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THE WINDHAM COUNTY EEFOEMEB.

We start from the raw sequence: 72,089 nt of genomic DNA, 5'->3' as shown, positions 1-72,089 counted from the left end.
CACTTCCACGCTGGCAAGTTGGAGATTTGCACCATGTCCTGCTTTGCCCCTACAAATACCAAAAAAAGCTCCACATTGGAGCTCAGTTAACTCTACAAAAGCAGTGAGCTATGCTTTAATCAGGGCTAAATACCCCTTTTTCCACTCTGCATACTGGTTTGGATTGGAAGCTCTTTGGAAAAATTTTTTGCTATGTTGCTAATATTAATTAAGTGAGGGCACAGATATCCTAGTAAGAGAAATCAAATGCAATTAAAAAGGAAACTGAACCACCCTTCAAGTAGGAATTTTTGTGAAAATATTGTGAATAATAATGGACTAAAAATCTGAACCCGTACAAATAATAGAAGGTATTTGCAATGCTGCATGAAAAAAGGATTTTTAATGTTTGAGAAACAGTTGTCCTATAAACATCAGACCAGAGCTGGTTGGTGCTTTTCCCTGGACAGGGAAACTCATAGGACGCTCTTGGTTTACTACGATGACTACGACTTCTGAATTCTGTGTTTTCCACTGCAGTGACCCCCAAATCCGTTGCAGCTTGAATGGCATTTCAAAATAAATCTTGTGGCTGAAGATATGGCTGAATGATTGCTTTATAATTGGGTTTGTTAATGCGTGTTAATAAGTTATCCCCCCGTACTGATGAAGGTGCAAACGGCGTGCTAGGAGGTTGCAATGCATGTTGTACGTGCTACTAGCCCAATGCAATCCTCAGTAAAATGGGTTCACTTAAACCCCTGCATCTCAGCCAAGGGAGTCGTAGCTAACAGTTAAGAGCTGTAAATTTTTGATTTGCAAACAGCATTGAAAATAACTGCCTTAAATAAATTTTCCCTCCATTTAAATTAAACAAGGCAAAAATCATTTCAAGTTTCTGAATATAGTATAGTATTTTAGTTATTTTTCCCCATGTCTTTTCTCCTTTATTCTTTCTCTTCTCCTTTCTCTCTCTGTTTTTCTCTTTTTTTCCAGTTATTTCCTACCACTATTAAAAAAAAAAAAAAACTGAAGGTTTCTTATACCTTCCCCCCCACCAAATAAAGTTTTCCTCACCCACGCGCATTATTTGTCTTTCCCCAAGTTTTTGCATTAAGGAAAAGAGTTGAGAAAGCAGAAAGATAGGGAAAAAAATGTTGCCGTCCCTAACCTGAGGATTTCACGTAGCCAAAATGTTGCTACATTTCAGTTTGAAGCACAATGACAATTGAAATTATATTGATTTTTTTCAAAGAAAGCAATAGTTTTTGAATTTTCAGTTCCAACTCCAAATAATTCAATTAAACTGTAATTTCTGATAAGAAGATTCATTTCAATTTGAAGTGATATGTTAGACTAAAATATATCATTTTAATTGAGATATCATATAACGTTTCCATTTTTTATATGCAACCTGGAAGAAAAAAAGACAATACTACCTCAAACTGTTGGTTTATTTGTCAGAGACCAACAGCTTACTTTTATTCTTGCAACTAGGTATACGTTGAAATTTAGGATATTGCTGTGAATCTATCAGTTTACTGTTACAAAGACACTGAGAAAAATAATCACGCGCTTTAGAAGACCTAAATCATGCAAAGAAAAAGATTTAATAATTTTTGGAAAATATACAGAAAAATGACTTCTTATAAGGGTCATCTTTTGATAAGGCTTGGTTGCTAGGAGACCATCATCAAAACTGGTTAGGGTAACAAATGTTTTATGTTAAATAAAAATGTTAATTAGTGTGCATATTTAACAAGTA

ULLERY 4 CO., Publisher. Subscriptions. Per year, !.B0; six months oents; four months, 50 cental per copy 6 cents All subscriptions are payable In advance. Sam ple copies will bo martini Iroe on request, ENTERED AT BRATTLf DORO PQ8T OFFICE At KCOND CLM MAIL tUStindham Oountg geformr BRATTLEBORO, FRIDAY, APSII 'JJ903 .The Only Sure Remedy. Illinois bus now joined the list of states which have passed resolutions calling for the popular election of Unit ed States senators. While in principle the legislative method was considered preferable at the time our system of government was formed, experience has turned popular sentiment more aDd more strongly away from it and the re cent exposures, in the legislatures of some states, of corruption in connec tion with senatorial ambitions, have given a powerful impetus to the move ment in favor of popular elections. It is believed that it would be much more difficult for an unworthy enndidate to cany a popular election by means of money, than for him to manipulate a legislature, where, sometimes, a very few votes need to be altered to ensure an election. The change desired will undoubted ly be made sometime, but much must be done to achieve it. Two-thirds of the 45 states must petition Congress to call a convention for the amendment of the constitution and, should this be done, the work must be ratified by three-quarters of the states. It is gen erally admitted that the people and the lower house of Congress are ready to do their part toward bringing about this amendment; but great unwilling ness exists in the senate. For that body, it would mean a radical change of com position and character, and its mem bers are too well satisfied with their present positions, privileges and pow ers to wish any change whatever made in the method by which they obtained them. Public sentiment of the strong est, most compelling kind will have to be brought to bear long and constantly upon each of these members in his own home field, before senatorial consent to the amendment can be hoped for. But the root of the matter of honest elections lies deeper than this question of method. The method may help or hinder a little in the plotting of the unscrupulous ambitious; but a dis honest election is the direct result of the dishonesty of the individual voter; and if a state has purchasable voters enough, and the unscrupulous candi date has money enough, he will still have his way, regardless of method. The only sure remedy for political corruption, with its attending injus tice and injury to the general welfare, is in the education of individuals. If each person who votes could be made to' understand the real meaning to him self and his own little circle of that vote ; if he could be made to see how surely his own dishonest vote goes on and on multiplying in dishonesty and finally comes back to him in the shape of extortion and oppression and the other very evils he is complaining about; if he could be brought to real ize that its effect for good or ill is in finitely more to him in the end than the paltry price of its market value, there would not be so much selling and trading of votes and influence. It depends on the individual voter and not, very greatly, on election meth ods, whether we shall, as a people, tie free and prosperous and contented ; or whether we shall be the slaves of trusts and unprincipled autocrats forced in to a treadmill life to meet their de mands and to carry the burdens of their increasing taxation. More than anything else the people need to understand where their true power lies. Political Corruption and Degeneracy. Serious charges are made against the farm workers of Vermont, New Hamp shire, Rhode Island and Delaware where political corruption is admitted ly prevalent. They are said to make up a larger proportion of the purchasable voters of the communities than any other class and to sell their votes more cheaply and readily than any other. Leslie's Weekly says that its own ob servations tend to confirm these charges. It is argued that while this is ex plained in some quarters as due to ag ricultural depression and the tempta tion born of scarcity of money, the real cause is found in the degeneracy of the people of the rural districts the moral, mental and spiritual degra dation which, it is claimed, has sunk the population of many of our isolated communities to a depth as low as that of the slums of our great cities. Whatever may be true in other states, we do not believe that such depth of degeneracy has been reached in any of Vermont's farming communities. We do not believe that our farmers are unduly or disproportionately respon sible for any political corruption that may exist, as charged, in the state. But we do believe that public senti ment generally needs to be aroused and the public conscience quickened on that subject. When it comes to be admitted in the state, as well as out side of it, that the bribery of voters has played an important part in the state elections, it is time that some home missionary work was done by the thoughtful, intelligent, sincere ele ment of the citizenship, for something is surely wrong with our people. If, out of pure indifference, or from the Yankee love of a dollar, or from any selfish or unworthy motive whatever, we have failed in our political duties, have lowered our political standards or grown careless of the honor of our state so that we are deemed degenerates it is time we studied a few things. It is time we learned the value and privilege and power of a man's vote; it is time we learned the difference in the results, both to ourselves and to the whole country, of a vote cast honastly and to the best of our judgment and one sold to the highest bidder ; it is time we learned something of our duty and the importance of it to ourselves, our neighbors, our state and the coun try. If we have fallen so low as to be classed with degenerates, it is time we lifted our standards a little higher and climbed up after them.. The Simple Horalitiei of the Liquor Question. That the public is beginning to see where the real evil of the liquor ques tion lies is evident by the change that is coming over public expressions on that question. One of the boldest, plainest and most unequivocal of these is made by Rev. Dr. S. D. McConnell, rector of All Souls' church, New York, in a recent sermon. He says that va rious theories, appetites and interests have co-operated to bemuddle the sim ple moralities of the matter. He holds that men have a moral right to sell in toxicating liquors, the same as in the case of drugs and firearms. The plac ing of the blame on the liquor seller and the designating of the drinker as a "victim" and helpless in the matter, he thinks, is most unwise and unjust; and its natural result is to make the drunkard sorry for himself instead of ashamed of himself, as he should be. He holds that the man who gets drunk is the real criminal and the one who sells him liquor only the accessory be fore the fact. He says: "Let us di rect the machinery of correction against the man by whom the offence comes. " He argues as follows : "Nothing would so certainly and so quickly put an end to drunkenness as would the introduction of a right mor al judgment of the offense. Let us point public contumely first at the man who gets drunk. He is the prin cipal in the offense. The man who sells him the liquor is only the acces sory. Suppose some hot-tempered fel low in his rage shoots a harmless citi zen and thus bereaves and distresses a family, leaves it without a breadwin ner, puts the public to the expense of a coroner's inquest and a trial for mur-.' der, who would think of letting him go in pity while the public should de nounce the hardware dealer who sold him a revolver? It is true of course, that the hardware man knew that the pistol possessed a lethal quality. But he knew also the responsibility for its use rested upon the man who bought it. Let us get rid of cant and face the facts." This is a sensible view and one that goes to the very root of the drink evil. It is a view that the public should se riously consider. ff The president hit it off pretty well with some of the fathers and mothers when he promulgated his famous "race suicide" views; but out in western New York, the old maids are buzzing like angry hornets over them. At their convention last week they roasted'the president unmercifully, advising him to attend to the trusts and the coming election and to leave the question of babies to the women of the country. Being only the father,, and not the mother of a large family, himself, they allow his opinions on babies are of no account, anyway. The president would best keep awhile longer to the vague and safe seclusion of the Yellowstone region. The Wabash railroad trouble has been settled, an important concession on the part of the road having been made. This concession increases the pay of trainmen on the western division from 12 to 15 per cent, affecting a great body of men and a large range of ship ping country. The men on the middle and eastern divisions will also receive an advance in wages when competing roads grant similar advances. This is a most satisfactory outcome of the long and bitter pay war that has been rag ing "on the banks of the Wabash, far away." Vermont legislators who have in the past helped to slaughter weekly pay ment bills may feci themselves upheld and vindicated in their decisions by the Indiana supreme court which has just held such a law unconstitutional. The court declares that a weekly pay ment law is in conflict with the bill of rights and also with the fourteenth amendment to the federal constitution. If anybody wants a crown, let him go to Morocco. The sultan of that country has one that he wants to give away. He is a progressive man, with a leaning toward automobiles and tele graphs, which the Moors can't abide; and so the crown has become a burden to the sultan. No automobilists need apply. Interpretations of the license law continue to be many and varied; but the commissioners, generally, have .'shown good judgment in making their decisions and have then stood firmly by them. It is the only sensible way to da Senator Hanna says there is only one Republican candidate and that's Theo dore Roosevelt. Tourist Can. Via B. k M. W. S. NICKEL PLATE Roads are famous for their completeness and luxurious comfort, are positively unexcelled, having same bedding, linen and toilet supplies as standard Pullmans, also colored por ter, and personally conducted by spec ial agent. Second class tickets avail able. See local agents or write L. P. Burgess, N. E. P. A., 253 Washington St, Boston, Mass. 17-3t THE WINDHAM COUNTY REFORM Kit, FRIDAY, APRIL 24, 1903. TIMELY STATE TOPICS, And What Vermont Editor! Have to Say Con cerning Them. Vermont has got almost as many prospective governors as it has "colo nels. " Barre Telegram. School meetings will soon be in or der. What action will be taken on the proposition that the average salary of a Vermont school teacher is less than half of a day laborer's? Vergennes En terprise. The Rutland News is inclined to think that C. J. Bell's chances of be ing governor of Vermont next term are good because he is not troubled with a "barrel." Heretofore the fact that a man had a "barrel" was not a particu lar deterrent to his chances of being governor, but it is stated that a new feeling has come in with the "new Vermont." The bars should not be put up against a man just because he is rich, neither because he is poor. Quality should be the controlling fac tor. Barre Times. An Explanation is in Order. We do not even yet see any light breaking in the St. Johnsbury firma ment. Here is a town enjoying a con sistent prohibition record on paper which has maintained an agency that has done a liquor business mounting up into the thousands. Its agency is gone, the drug stores are not licensed and the town is apparently dry. Now where is St. Johnsbury to get a supply of liquor? The drink habit of St. Johns bury is no gentle thing of beer and light wines. Year in and out its liquor agent has been buying from 150 to 200 gallons of pure alcohol per month at about $2.50 per gallon and selling it for $4 per gallon. This constituted practically half of the agency business. The alcohol customers of the agency were in the habit of "spilling" it;tbat is, diluting the alcohol with water by adding 100 per cent. Thus nearly 100 gallons of alcohol a week was consumed as a beverage by prohibition St. Johns bury before the closing of the agency. How do these alcohol drinkers manage it now? It really is a serious question. Rutland Herald. "Is the State Twiner "There is a tide in the affairs of men." Candidates ripen just as other opportunities do. But many a first class Vermonter has been put aside for four years just because he lived on the wrong side of the mountains, a second rater was chosen in his stead whose only recommend in public favor was that he 'did live on the right side of a' clump of pine trees, and than, when the probation were over, the changes of time and circum stances had wiped out the opportunity of the man who should have been elect ed in the first place. The "mountain line" has been the dead line of An dersonville to more than one political life. The man Vermont should elect gov ernor is the best man in the whole state, no matter where he lives. The territory is not too large, at best, nor likely to produce more good men than we can use. The best will be,nono too fjood, but it is the very madness of fol y to sometimes ignore the best and take up an admitted inferior because it is the "turn" of this side or that side to have the governorship. Is the state twins, that the plaything must be passed from one to the other in ro tation, or is this one autonomous state and its governorship the servant of the whole people and not the bauble of the Koliticians of a district? St. Albans lessenger. The Aspirations of the "Sacred City." ' Our St. Johnsbury neighbors are not at all discouraged on account of the falling through of the Judge lde boom. The Caledonian immediately throws out another reminder that the "Sacred City" would be a nice place for the governor to live in. Political comment, coming from that direction at this time is of particular interest, for it is more than likely that Caledonia county will be the headquarters for one of the two factions that take part in the campaign of 1904. The purpose of that faction will be the defeat of any local option measure. TheCaledoniansayi: "Judge Ide's announcement that he will return to the Philippines in Augur.. and re sume his duties on the commission re moves a formidable candidate in the governor race, but 'there are others. ' " St. Johnsbury can furnish at least-two if necessary, ex-Senator Ross and Alex ander Dunnett, and Caledonia county has another eligible in Charles J. Bull of Walden. Then there is Robert J. Kimball of Randolph, Frank Plumley of Nortbfield, Horace W. Bailey of Newburv, Curtis S. Emery of Chelsea, J. L. Martin of Brattleboro, W. E. Johnson of Woodstock, Zed Stanton of Roxbury, and last but not least J. A. DeBoer of Montpelier. In fact, we are inclined to think Mr. DeBoer is the unknown character the Brattleboro Phoenix suggests. The calling of Mr. DeBoer "an unknown character" is not entirely pleasing to Washington county. Barre Telegram. A Chance Worth Trying. This last proposition of the bureau of forestry to allow any state to find out where it stands without much cost to itself is most generous. It would not be a bad idea for those in authority in Vermont to take steps toward accept ing the offer. Vermont was naturally well supplied with forests, but we think few people realize the inroads that have been made into the supply within the last few years or the rapidity with which the land is being literally "stripped" in many parts of the state. Our spruce trees are being searched out in every corner and ruthlessly cut down, large and small, for pulp wood or other commercial purposes. Even the little spruces which must be depended upon to form the supply in coming years are being sacrificed to the ax and every year we see train load after train load shipped out of Vermont in the shape of Christmas trees. "Now the government proposes to find out at great expense to herself and tell us in what condition our forests are, and we would like to see it done. With this information once in their possession Vermonters might accomplish something. Certainly they should not stop with the investigation if it shows that the Vermont forests are being wrecked. A state forester will in the end become a matter of ne cessity, and the sooner we find out his value the less our timber lands will be permanently damaged. First, however, we want definite information to work on and here is a chance to get it We think it's worth trying. Rutland Her ald. Lyman E. Pelton, 90, the oldest law yer in the state, died at Highgate Sun day night He was admitted to the Vermont bar in September, 1832, and commenced practise in Highgate the same season, continuing in the game place for more than 50 years. SOME VERMONT MATTERS. A GLANCE AT THE STATE'S HEWS EEC 0RD FOE THE PAST WEEK. Funeral of Thomai W. Wood - A Proteit Against High Fire Insurance Batet-The Fatal Hardwiek Quarrel-Child Drowned in a Waehtub-Suit in Montpelier Seminary Tar and Feathers Case. There is considerable excitement caused by the smallpox epidemic in Irasburgh. Seven houses are quaran tined at that place and several persons have been exposed. Capt. Louis Daniels of Vergennes, onoof the oldest steamboat captains in the service and woll known, up and down Lake Champlain, died suddenly Thursday night from heart failure. The first day's sales of Louis N. Wood of Montpelier under a second class license last week amounted to $280 and after consulting the license commissioners Mr. Wood decided to close bis place before 6 o'clock. A two-year-old son of Anglo Trueba 6f South Barre was drowned id awash tub Friday. The child had been miss ing 20 minutes when search was made and it was found dead in a washtub in the kitchen. There was only a little more than a foot of water in the tub. Hattie Roberts, 10, employed in the family of Heman Rice nt Westford, committed suicide last week by taking carbolic acid. She was a young.healthy and pretty girl, and there is no known reason for her rash act. Rumor has it, however, that a love affair was respon sible. The saw mill of L. G. Fullam & Son at Ludlow was totally destroyed by fire Thursday night, with its full contents of lumber, and some of the lumber and logs in the yard. Estimated loss, $10, 000; insurance, $8,250. A number of men are thrown out of work. The mill will probably be rebuilt. Frank C. Partridge, who was offered the position of agent for the United States government in its presentation of claims in Caracas before the arbitra tion commission, has found it impos sible to accept the trust The state department, however, has been request ed by the three European nations pre ferring claims against Venezuela, to name the umpires and Mr. Partridge will accept as one. There is said to be a movement un der way in Barre to oust the board of license commissioners of the city under the section of the law which reads that if a member of the board "becomes un able to perform or neglects his official duties, bis office shall at once become vacant and his successor be appointed. It is expected that at the next meeting of the city council they will be asked to declare the three positions on the board vacant The Wells, Lamson & Co. granite manufacturing plant and water power at North Barre and the company's light granite quarry at Websterville have been sold to Dr. V. C. Goodrich, the selling price being $31,000, exclu sive of a new cable way which, com pleted, will cost iu the neighborhood of $6,000. The quarry includes 13g acres of good quarry land and the man ufacturing plant and water power are among the best in the city. A post mortem examination has been made of the body of Mrs. Joseph Mas sey of East Hardwiek who died last week as the result of a quarrel with Mrs. Dan Aldrich. Death was found to have resulted from sudden conges tion of the Jungs caused by external violence. Mrs. Aldrich was arrested charged with taking Mrs. Massey's life. Sufficient evidence was produced at the hearing to warrant holding her in $2000 bail for the grand jury. Claude E. George of Marshfield, who was tarred and feathered Jan. 19 by four students while at Bcuool at Mont pelier seminary, has brought suit against James Howard, a student, to recover $5,000 damages. Howard is the only student on whom papers have yet been served, but others in the case will be taken on civil process as soon as found. George was accused by stu dents of "miying" and they broke inio his room one night, gagged him and administered a light dose of tar and feathers. Owing to the high rates charged by the regular tire insurance companies Burlington will organize this week a co operative company. Property own ers claim that the insurance rates have doubled within a year and that they have to pay for losses sustained by the companies in other towns where the fire nrotection is not as good as it is in Burlington. This, they say, is not fair and they will now organize a company of a purelv local character, and think from the fire record the city has had they can save nearly 75 per cent, in rates. Several hundred pounds of special photographic apparatus was brought to Swanton Friday by the Anierican Bio graph company of New York for the purpose of securing a continuous pic ture of the work of the United States fish commission. It is planned to get a continuous picture from the time the fish landed in the net, during the pro cess of spawning, until they are re turned to the water. The picture will be used as one of a series of the scenes forming a part of the government ex hibition of this branch of fish culture at the St. Louis exposition. The funeral of Thomas W. Wood, the artist, took place from the Wood art gallery in Montpelier, Friday after noon, Rev. W. J. O'Sullivan and Rev. Norman Seaver of Rutland officiating. The body lay in state from 10 until 1 o'clock, and" was viewed by a large number of people. The remains were buried beside his wife in Green Mount cemetery. Mr. Wood gave the art gal lery which bears his name in trust to the people of Montpelier. Mr. Wood's will leaves the bulk of his property, estimated at $30,000, to the Wood Art gallerv. There are several small leg acies of $1,000 and $500 to individuals. Prof. J. W. Burgess is executor. Judge Haselton in Rutland county court Monday denied the motion of the defendants to set aside the verdict in the case of F. R. Patch Manufacturing Co. vs. Protection Lodge, Internation al Association of Machinists. He said he considered that the evidence in the case warranted the' verdict brought April 3 Bnd ordered that judgment on said verdict be entered. He did not regard Juror Ingleson's conduct in ex pressing an opinion of the case as of sufficient weight to warrant a new trial; he held that the man had done wronir and ordered that Ingleson be publicly reprimanded. The matter of the new trial of the case will now be taken to the supreme court The de fendants moved for a new trial of the case on the ground that one of the jurors expressed his opinion of the case before the close of the trial. The plaintiffs filed counter affidavits deny ing that the juror expressed bis opin ion as forcibly as was claimed. Miss Katberine. E. Benbam, for 17 years offloial stenographer in the ooun ty courts in Vermont, died at Burling ton Tuesday morning of heart trouble. i-iA,Vium tvaa nmmintad court re- ns nppoinie late Judge porter by tbe late Judge Russell 8. Taft. Alfred Schiffer of New York has made a demand before Chief Justice Sir Melbourne Tait of Canada for a "quo warranto" process against 111 -ram A. Hodge, Dr. W. Seward Webb Percival W. Clement and Frank D. White of the Rutland railroad system. Mr. Schiffer's claim is that tbe defend ants are usurping the functions of the South Shore Railway Co. and have done so since Sept. 10 last. Early Tuesday morning fire at Ben nington destroyed three buildings on River street, entailing a loss of $7,000. The buildings burned were the Put nam Hose House, tbe grocery store of Herbert Hines, with tenements up stairs and a house accupied by Thomas Delude. The cause of the fire is un known. The buildings were all owned by II. W. Putnam, who had $3,000 in surance. East Georgia claims the champion eater of the state. Saturday evening in the presence of several witnesses, a young man ate two pounds of chocolate candy, 14 bananas, 1 dozen raw eggs. 1 can of Vienna sausages, 1 pound of fig cookies, and one-naif pound of salted eanuts, besides mixing in different inds of crackers and candy. The last heard of him, he was living, and had suffered no bad effects from his hearty meal. Manufacturers and business men of Vermont are to meet in Rutland April 30, to form a state association with these objects: To protect its members in their right to manage their respec tive business in such lawful manner as they shall deem proper; the investiga tion and adjustment of questions aris ing between the members and the em ployes; to endeavor to make it pos sible for any person to obtain employ ment without being obliged to join a labor organization ; to protect its mem bers against legislative, municipal and other political encroachments. SERVE IT HOT ! Begin the Day With a Steaming Dish of Halt Breakfast Food. Most Economical of All Cereals. That man-of-all-work, the human stomach, needs a hot breakfast The famous Mr. Dooley could not eat his "ready-to-serve" cereal because he for got bis nosebag. He realized that cold fodder is all right for animals.but that civilized man nee 'ed to begin the day right with a dish of hot, appetizing, nourishing Malt Breakfast Food. This is the original and standard malt-wheat cereal ; it is a food, not a fad; it is to be cooked in thehome,and not eaten out of the pasteboard box in which it leaves the factory. Compare a steaming-hot dish of Malt Breakfast Food, served with cream and sugar, with what Mr. Dooley calls "a scien tific preparation - of burlaps" or a ' 'chemically pure dish made of the ex terior of bath towels. " Is there any comparison? Malt Breakfast Food is a simple.hon est food.delicious and satisfying. There is nothing faddish about it, tbe very name tells honestly what it is, the fin est wheat, carefully and thoroughly malted. There are two full pounds in every package, and when prepared for the table, according to the directions, it goes just eight times as far, pound for pound, as the ready-cooked foods. Asa special inducement to try Malt Breakfast Food a carbon photograph is placed in every package. Large photo graphs, without printing or advertis ing, the same as sell for two or three dollars in the art stores, are given in return for coupons taken from the pack ages. This is an unusual opportunity to obtain valuable photographs.sui'able for framing, without expense. Your grocer will endorse everything the manufacturers claim for Malt Breakfast Fcod. He will tell you that it gives better satisfaction than any other cereal in bis stock, and that it is the favorite with his best trade. BEST FAMILY NEWSPAPER. Boston Globe, Daily and Sunday, Has Many Home Features that Will Please Every Mem ber of Tour Household. Tbe Daily Globe has recently added' a comic section, Containing tbe best up-to-date jokes, best black and white illustrated jokes and funny poems. All these are printed in the morning and evening Globe every day. . In the People's Column readers of the Globe have a unique department wherein they may discuss public top ics and gain valuable information on any subject. In tbe Household Department do mestic matters are discussed morning and evening and questions and recipes contributed by the brainv housekeep ers of all New England. Fancy needle work, crocheting and knitting, the care of plants and flowers, the cure of pets and the removal of pests are also dis cussed. A distinguishing feature of the Household Department is the beauty talk division, where home toi let prescriptions and advice from the experienced on the care of the com plexion, care of the hands and hair, are given. An entertaining and instructive de partment, is that devoted to the boys and girls. Here they talk about their favorite'books, music, school studies, school amusements, candy recipes, school colors, school yells, and also send in the best conundrums in the world. The Sunday Globe, without a com petitor in circulation, also keeps in advance of all other papers in the num ber and variety of attractive features and departments. It has the original color supplement, printed in beautiful colors, made famous by the adventures of Kitty and Danny, Professor O. Howe Wise, Billy the Boy Artist, Absent Minded Abner, Dusenbury and Fus senbeimer. The Sunday Globe also has another eight-page section containing beautiful pictures in black and white, and famous works of art are illustrat ed. Beside the greatest symposium page, the greatest traveling correspondent and the two oldest American newspap er contributors, the Sunday Globe baa Mr. Dooley, tbe acknowledged king of living humorists, whose fame is ex tended all over the English-speaking world and George Ade, the famous writer of fables and comic opera sue- WMF V AND RHEUMATlann. YOU MUST REPSL HIS ASSAULTS WITH: ROMOC THE MEDICINE MADE FROM A HOCK. INDIGESTION. tKll.lLIIILU . the small quantity (6 or 8 oz. ) of Romoo in four days, and 1 mutt say ft relieved me entirely of my Indiges tion Borry I did not have more of it. Would like to continue it while here, some week or ten days, and then should It continue its good effect, , i j ii i. . V... a r it oral hottleS Of it. ' ' 1 ri WOU1U UavO W JJUiLiiaov (Signed) F. L. TILGHMAN. R0M0C MAN BROOKS HOUSE PHARMACY, C. E. CRAFFAM, PrJ BRATTLEBORO BUSINESS DIRECTOR nEO. H. GOBHAX. V. S., Wn'tner,,01. VTMain street, Itrattleboro. Practice limited to the diseases of the Kye, Kar, Throat and None. Office hours : 9: 30 to 12. 1 to 4 p. in., Tues days and Fridays only. Remainder of week at Bellows Falls. ,BU DB. GEO B. ANDERSON. Physician and Hurifeuii. Olliue and residence, 88 Main Street. Surgery, in all iu branches, a specialty. Office hours: until 10a. m., 1 to2::J p. m., 6:J0 to 8 evening. Telephone, 'Brooks Houae. 2tf niO. B0BEBT8. M. D.. Surgeon. Surgery VJl and diseases of Women a specialty. Office in Crosby block. House 6 Canal street. Tele- Bhone at house and at Brooks House Pharmacy, ours : 8 to 9 a. m., 1 to 3 and 7 to S p. in. TAKES C0NLAND. M.'D., Physician and l Surgeon, Braitleboro, Vt. Office in Crosby Block. Residence, No. 3 Walnut Street. Office hours : from 8 u 9 a. in., 1 30 to 3. and 7 to 9 p. m. A I. HIXLEB. K. D.. Physician and Sur- geon. Honker Block, Brattleboro. Vt. Of tice hours : S till 9. 1 to 2. 6:30 to 8. C8 PBATT. X. D 18 North Main street, ilrauU-lH.ro. Office hours : until 9 a.m., 1 to2:3U p. m., 6:30 to 8 p. m. 4Hf fXK, H. L. WATEBXAN. Klliot Street. Of MJ rice hours: ia:autoa:3Uand6to8p.m. 46tf T1EHTI8TBY in all iu branches. Teeth ex U tracted without pain. K. K. Kimkead, D. D. 8., S3 Main Street. 28tf GP. BABBEB, D. D. 8.. I'nlon Block over Greene's drug store, Hrattleboro, Vt. DB. C. 8. CLABK. Dentist, Whitney block, Brattleboro. Telephone. yl DB. F. G. PETTEE, Dentist, Crosby block, over Holden's drug atore 46tf TB A KNAPP. lentlst. Hooker Block, op 1 posite Brooks House. Brattleboro. DHLS EDWABSS, Dentist, office and resi dence 12 Prospect street. Telephone 141-13 BACON to HOOKER. Attorneys at Law. 12 and 14 l llery Building. 25-tf E. GALE. Attorney at Law, Guilford, Vt. iyi LE 8HERWIN , Attornev and Counsellor at Ijiw, Chester, Vermont. Insurance and Collections. T ARROWS Su CO.. Wholesale and Retail I Dealers In Coals of all kinds. Office No. 33 Main Street, Brattleboro. lflyl DUN1EAVY. Custom Tailor, Ryther Bloek. Cleanlnic, repairing and pressing. MORAN & CO. UNDERTAKERS AND EMBALMERS. NO. 19 MAIS STREET. Telephone Connection! Daj and Night. Day call, 64-4. Night calls, 27-4 and 146-23. H. E. BOND & CO. Funeral Directors .1 and Furnishers. I ' 17 Main Street, Hrattleboro, Vt. BRATTLEBORO BAKERY. Fresh Bread and Rolls Twice a Day. We aim carry a full line of Cakes, Pies, Cookies, Cream Puffs, Eclairs, Ladyfinsers, Macaroons, Etc. OfR POTATO CHIPS ana ALWAYS FRESH The celebrated NarraranMtt Bay Oyster for Mle at our store anil carried in our carta. Otaurchea and fraternal societies given ea pecial attention for their suppers. HOLLENDER & YEAW. A few eira; crates and lard barrels for sale. That is a fine dog you have. He ought to have good COLLAR. H. M. WOOD has just got in a new line, btep in and look at them. DISEASE ur ic: THE WORST OF ALL CROOKS. ONCE IN HIS CLUTCHES HE WILL SHOW YOU .....i bitii reeiv riiir au.u NO MERCY. HE vviuu r-. YOUR HEALTH, VIGOR EVEN YOUR LIFE I HIS WORST WEAPONS ARE BLOOD TROUBLES, NERVE DISORDERS, STOMACH COMPI.AINTS Boston. Oin,I.MM, T ii aaA "Iiomoc guaranteed, if not cured, money refund, ," Sole anenrv for thit city at the Hon of ... C. F. R. JENNE . Successor to Sherman &- Jennc, INSURANCE-J ESTAHLlSnKD IS 1st!". Fire, Mutual Life, Accident, Plate lita ninvera IJahilitv. Elevator. Hartford " Boiler, Tornado Indemnity and Suretj ii North German Lloyd 8. 8. Co. t LUCIUS W. ADAMS. Successor to J. A. Tavlob. Freighting and Jobbk; of all kinds. Office, No. 10 Main street. Telephone est a H. R. BROWN'S Livery & Boarding Stf Tally-bos ! Four-in-hands ! Ccl Hacks, Surreys, Buckboarda, Single ami h teams. Stable open night and day. BAILEY'S REAL ESTATE ARC Sells Ererything. Address ::: F. J. BAILEY,: Rrtber Block. Hrattlebort, BRATTLEBORO GAS LIGHT COMfl FURNISH CAS & ELECTRIC LICHt 2i hours each day the year tow. LEON C. WHITE Electrician. Headquarters at Electric Lij Station. BROOKS HOUSE STABLE C. S. STOCKWELL, Prop. VILLAGE, HACK, COUPE BAGGAGE SERVICE. WE hare complete fttabtea anfl ftiretf Hack, rtaciraee and Coup? serrwl all trains. We furnish Hacks for riiif work of all kinds, both nit; In and da?- (Cle and Double Teams f urnished at notice. (ioot nontes. trood service w reasonable prices. Everything new. us a call. Stable onen dav and nitrht. Telephone orders to stable ur Bri nouse. CAIN & IZARD 'A Drowning Man Will Catch at a Straw.' Therefore, if you are to CATCH as it were at a different tailor, If! US personate the STRAW. We'll save you. With a splendid line of Spring and Summer Woolens to select from, we can make you a ple ing Suit-$20.00 to 134.00 Trousers, $6.00 to $10.00. LADIES' S C ITS U ORDER. KXIFE PLAITIXG at SHOR T K0TICI I HAVE A LARGE STOCK Of r: ai 111..1J niib new wuuit, For SPRING OVERCOA' SUITS, TROUSERS and FA-' VESTS. Also a laree lis samples from a thoroughly r-J ble New York Custom Tau House that makes suits to C from (15.00 up. W. H. HAIGH' Custom Tailor. Elliot Str Administrators. Executors. Comni If too an friend of the Frfe, Eublwhers and wish to favor 11 aiooera, or Executor's N'-clce. I eceasary for you to inroct twr l wmorra so anm ail aaco 1 cation la tha Reformer.